Skip to Main Content
It looks like you're using Internet Explorer 11 or older. This website works best with modern browsers such as the latest versions of Chrome, Firefox, Safari, and Edge. If you continue with this browser, you may see unexpected results.

Woodbury Advisory: September

A guide to activities and themes to cover with advisory classes.

Growth Mindset


Growth Mindset

Believe Abilities are Developed through Dedication

 Hard Work—brains and talent are just the starting point.

Love of learning

Resilience that is essential for great accomplishments.

Essential Questions:  

What is growth mindset?

What is the difference between a fixed and growth mindset?

What is my current mindset?

How can I change my mindset?

  1. Have students complete the self assessment or do a whole group four corners game using the assessment questions (see attached questions)

  2. Watch all/some of the mindset videos or others that you like: Growth Mindset Video, Changing a Fixed Mindset to a Growth Mindset, Growth Mindset Changed His Life, Karate Kid Montage, Ormie

  3. Complete the following activities:  

    1. Sorting activity (see attached)

    2. Make a list of the things you feel you are good at and some of the things you aren't; for each item, explain why. Share your list and reasons with a partner. Pick two items on your "not good" list and discuss what it would take for you to become better at each.

    3. After completing the other growth mindset activities have students reflect on the essential questions. All advisories should create a door covering/poster to hang outside your room to represent your understanding as an advisory of growth mindset.  You can do this in the form of drawings, words, quotes, etc. Be creative!

Woodbury School Values- Expected Behaviors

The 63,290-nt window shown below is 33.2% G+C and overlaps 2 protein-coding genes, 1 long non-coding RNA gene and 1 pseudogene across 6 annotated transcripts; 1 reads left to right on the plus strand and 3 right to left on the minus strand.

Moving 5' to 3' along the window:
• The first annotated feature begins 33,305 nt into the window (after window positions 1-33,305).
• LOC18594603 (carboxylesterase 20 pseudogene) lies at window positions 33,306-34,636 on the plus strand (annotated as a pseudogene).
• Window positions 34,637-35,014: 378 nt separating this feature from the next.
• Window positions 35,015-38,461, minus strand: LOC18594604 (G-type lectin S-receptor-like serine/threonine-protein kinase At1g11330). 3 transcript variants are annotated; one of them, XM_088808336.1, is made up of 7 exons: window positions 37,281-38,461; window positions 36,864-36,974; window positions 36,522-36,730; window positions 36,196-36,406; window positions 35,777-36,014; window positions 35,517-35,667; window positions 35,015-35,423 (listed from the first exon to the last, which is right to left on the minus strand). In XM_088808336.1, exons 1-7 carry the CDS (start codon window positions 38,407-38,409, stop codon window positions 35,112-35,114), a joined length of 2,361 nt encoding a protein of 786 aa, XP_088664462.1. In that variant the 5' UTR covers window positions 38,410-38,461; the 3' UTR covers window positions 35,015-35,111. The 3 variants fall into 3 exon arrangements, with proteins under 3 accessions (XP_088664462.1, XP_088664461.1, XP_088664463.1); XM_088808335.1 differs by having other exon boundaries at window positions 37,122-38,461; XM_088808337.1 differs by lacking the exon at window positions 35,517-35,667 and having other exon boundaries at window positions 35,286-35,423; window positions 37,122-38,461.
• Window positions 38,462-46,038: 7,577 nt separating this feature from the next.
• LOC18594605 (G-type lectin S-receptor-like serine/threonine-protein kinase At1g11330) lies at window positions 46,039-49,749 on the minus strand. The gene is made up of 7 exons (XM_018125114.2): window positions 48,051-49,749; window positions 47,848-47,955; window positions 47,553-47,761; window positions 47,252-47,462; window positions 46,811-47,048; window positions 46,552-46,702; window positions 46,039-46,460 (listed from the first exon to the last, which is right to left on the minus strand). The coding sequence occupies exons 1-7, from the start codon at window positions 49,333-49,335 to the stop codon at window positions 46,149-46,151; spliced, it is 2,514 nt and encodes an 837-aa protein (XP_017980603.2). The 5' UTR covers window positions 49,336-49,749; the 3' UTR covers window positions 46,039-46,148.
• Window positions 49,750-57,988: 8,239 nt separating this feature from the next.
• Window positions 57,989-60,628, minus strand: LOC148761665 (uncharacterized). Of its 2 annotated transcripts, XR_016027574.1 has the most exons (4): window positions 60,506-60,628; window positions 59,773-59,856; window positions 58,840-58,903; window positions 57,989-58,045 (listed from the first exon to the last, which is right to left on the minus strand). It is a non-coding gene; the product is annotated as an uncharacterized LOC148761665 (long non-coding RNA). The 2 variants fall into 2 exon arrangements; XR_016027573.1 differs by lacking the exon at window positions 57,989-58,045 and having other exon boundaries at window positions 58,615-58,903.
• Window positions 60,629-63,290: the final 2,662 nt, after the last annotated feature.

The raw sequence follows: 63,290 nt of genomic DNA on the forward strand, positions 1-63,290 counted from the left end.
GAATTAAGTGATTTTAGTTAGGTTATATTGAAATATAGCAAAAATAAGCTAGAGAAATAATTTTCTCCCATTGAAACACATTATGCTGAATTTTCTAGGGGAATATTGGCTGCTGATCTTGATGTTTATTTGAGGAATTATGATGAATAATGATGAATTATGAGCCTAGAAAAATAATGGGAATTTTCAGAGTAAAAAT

Above are the two resources to help reenforce student expected behaviors. 

Use the video and talking points on any Wellness Wednesday or Advisory period throughout the year.

Advisory Crest (This will take approximately 2 advisory days at the start of the month)

  • Come up with a crest idea as a group - you can make a shield if you like but try to be creative. You could do something relating to your team name (a leaf, a tree, a mountain, an animal, or a footprint) or you could find something you all have in common (sports or activity).
  • Once you have decided on the crest, have a student or students draw and cut it out of a large piece of construction paper.  
  • Then go over what ideas that each individual student could add to the crest.
    • Pictures and/or words that best represents:
    • Who the student is
    • What they enjoy doing
    • Abilities
    • Information about their family dynamics
    • Accomplishments
  • Hand out a piece of paper for student to jot down ideas prior to creating their final piece of work for the crest.
  • Hand out note cards for students to create their individual piece.  The advisor should also create one.
  • Add all note cards to the shield in a thoughtful and creative way.
  • Display the crest outside your classroom.